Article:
VeriSign's keyword partnership with RealNames fails to address RealNames' fundamental market problem: The current Internet domain naming conventions are good enough for most people.
RealNames has been trying for years to introduce new,
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VeriSign, RealNames push keyword browsing
The RealNames problem is simple: DNS, despite its well-known weaknesses, is a technically workable--and reasonably comprehensible--method of naming Internet resources. The DNS method tends to falter when faced with the complexity and variety of consumers' interests--and with the fact that human language allows for terms that aren't specific enough to provide useful returns. Nonetheless, it remains entirely adequate for most Internet users' purposes--especially when combined with the many search engines and indexes that are available.
RealNames' perseverance in the face of daunting technical and marketing challenges has yet to translate into large-scale consumer acceptance. The VeriSign partnership, which is essentially a promotional arrangement, will probably not be the factor that enables RealNames to break through to a broader market.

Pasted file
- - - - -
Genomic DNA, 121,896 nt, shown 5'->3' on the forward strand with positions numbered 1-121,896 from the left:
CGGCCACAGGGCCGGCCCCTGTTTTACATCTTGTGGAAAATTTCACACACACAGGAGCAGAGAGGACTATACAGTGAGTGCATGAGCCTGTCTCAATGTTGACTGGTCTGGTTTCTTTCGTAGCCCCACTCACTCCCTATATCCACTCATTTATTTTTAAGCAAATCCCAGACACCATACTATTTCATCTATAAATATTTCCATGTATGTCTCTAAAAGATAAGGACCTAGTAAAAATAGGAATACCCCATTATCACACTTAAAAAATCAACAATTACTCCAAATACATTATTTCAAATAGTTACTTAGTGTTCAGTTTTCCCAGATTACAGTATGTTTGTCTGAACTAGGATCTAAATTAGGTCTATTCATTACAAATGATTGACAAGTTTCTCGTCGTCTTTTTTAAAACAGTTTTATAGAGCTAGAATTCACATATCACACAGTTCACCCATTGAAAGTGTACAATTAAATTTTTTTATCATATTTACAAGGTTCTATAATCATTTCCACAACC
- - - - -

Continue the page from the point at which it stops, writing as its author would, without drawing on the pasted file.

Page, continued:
This arrangement will raise awareness of the RealNames alternative, especially among less technologically sophisticated domain name buyers. Small and midsize businesses buying domain names for the first time--probably the key market segment for this deal--will learn about RealNames from VeriSign, and the resulting revenue boost will certainly be helpful.
However, RealNames' basic problem--and one that VeriSign cannot help with--is that it fails to answer an age-old question: "If there really isn't a problem, why is a solution needed?"
(For related commentary on an alliance between Microsoft and VeriSign, see Gartner.com.)
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